826 Harrison Ave. Ste A New Orleans, LA 70124 (504) 309-7108
Monday–Friday: 8am–7pm, Saturday–Sunday: 9am–5pm


Dr. Dennis Visits Angela Hill’s Radio Show on WWL

Dr. Dennis and Angela after a great show on WWL!

Dr. Dennis and Angela after a great show on WWL!

Who knew Dr. Dennis was a radio star in the making!?

Thanks to New Orleans news legend Angela Hill, Dr. Patrick Dennis was invited to be a guest on her WWL radio show, “An Open Mind”.

The topic? 6 back to school health concerns Lakeview and New Orleans parents need to know.

Angela could not have been a nicer host. She made Dr. Dennis feel at home behind a microphone.

Dr. Dennis guested on Angela’s show on Thursday, August 14th. As the last guest on Angela’s show, he was lucky enough to be on for an entire hour.

Special thanks to Angela, her producer Helen, and the entire staff at WWL.

Make sure you follow Angela on Twitter and watch the cool video of Dr. Dennis and Angela in the WWL studio below.


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6 Back to School Health Concerns Lakeview Parents Need to Know

It’s that time of year again!

The back to school season is upon us, and parents all over New Orleans are getting kids ready for class. With the stress of school supply shopping and the threat of homework looming, it’s easy to forget that back to school also means thinking about kid’s health.

Summer is almost over for students at Hynes Elementary in Lakeview.

Summer is almost over for students at Hynes Elementary in Lakeview.

At Urgent Care MD (UCMD), we’ve made note of kid’s health subjects that have been popping up recently here in Lakeview. The UCMD staff decided to put together the following list of local health trends you should know about.

Strep Throat

UCMD has seen many cases of strep in Lakeview over the past few months. Unfortunately, they don’t seem to be slowing down as back to school season starts up. The bacteria that causes strep are highly transmittable, especially in classrooms. According to the CDC, If your child is experiencing persistent symptoms such as throat pain, fever, or vomiting, it may not necessarily be strep. But it never hurts to get them checked out.


Mononucleosis is another illness that likes to lurk during back to school time. says it’s important for kids not to share things like forks, straws, water bottles, or lip gloss at school. This nasty virus can hang around for a long time, making kids feel run down and achy. UCMD has treated many patients, both kids and adults, for mono over the past month.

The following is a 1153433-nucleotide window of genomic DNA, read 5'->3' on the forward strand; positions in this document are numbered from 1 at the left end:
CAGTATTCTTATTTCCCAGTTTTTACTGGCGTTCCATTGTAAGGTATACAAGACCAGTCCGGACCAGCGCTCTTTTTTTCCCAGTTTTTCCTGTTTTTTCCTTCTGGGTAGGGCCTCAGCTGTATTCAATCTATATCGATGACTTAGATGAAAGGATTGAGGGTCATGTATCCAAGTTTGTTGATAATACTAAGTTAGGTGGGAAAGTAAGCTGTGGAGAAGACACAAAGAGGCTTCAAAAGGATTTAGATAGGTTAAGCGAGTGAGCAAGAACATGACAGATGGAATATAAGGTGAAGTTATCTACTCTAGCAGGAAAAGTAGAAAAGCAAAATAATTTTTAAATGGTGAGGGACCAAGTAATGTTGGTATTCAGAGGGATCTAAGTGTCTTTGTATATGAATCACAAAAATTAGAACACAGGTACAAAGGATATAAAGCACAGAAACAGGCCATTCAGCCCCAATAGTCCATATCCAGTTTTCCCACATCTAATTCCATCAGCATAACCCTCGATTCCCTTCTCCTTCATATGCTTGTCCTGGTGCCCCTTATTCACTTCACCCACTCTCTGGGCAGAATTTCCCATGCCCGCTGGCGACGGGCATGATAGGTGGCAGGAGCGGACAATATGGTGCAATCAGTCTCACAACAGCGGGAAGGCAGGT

Just to make things even more confusing, the flu seems to be creeping around Lakeview too. How do you know whether your child has the flu as opposed to mono or strep? Web MD says the key flu indicator symptoms for kids are high fever, chills, shakes, body aches, sore throat, headaches and a dry hacking cough. The flu also loves to spread amongst people in close quarters, like classrooms.

Mount Carmel is ready to go.

Mount Carmel is ready to go.

HPV Vaccine

Humanpapillomavirus is the main cause of cervical cancer in women. The CDC recommends that both boys and girls ages 11-12 receive the HPV vaccine. Yes, it’s not necessarily the easiest subject in the world regarding your kids. But as we’ve learned over the past few years, it is a very important one.


New Orleans loves sports, especially school sports. With all those try-outs and practices happening all over town in our hot and humid climate, it is important to think about dehydration. Check out this handy dehydration and youth sports guide from the Mayo Clinic for some in-depth info on keeping your kids safe.

Physicals and Medical Tests

Every single school year brings a slew of mandatory medical exams for students, teachers, school staff, and anyone else involved with kids. Sports physicals, school physicals, TB tests, and many more, are all available without appointment at UCMD.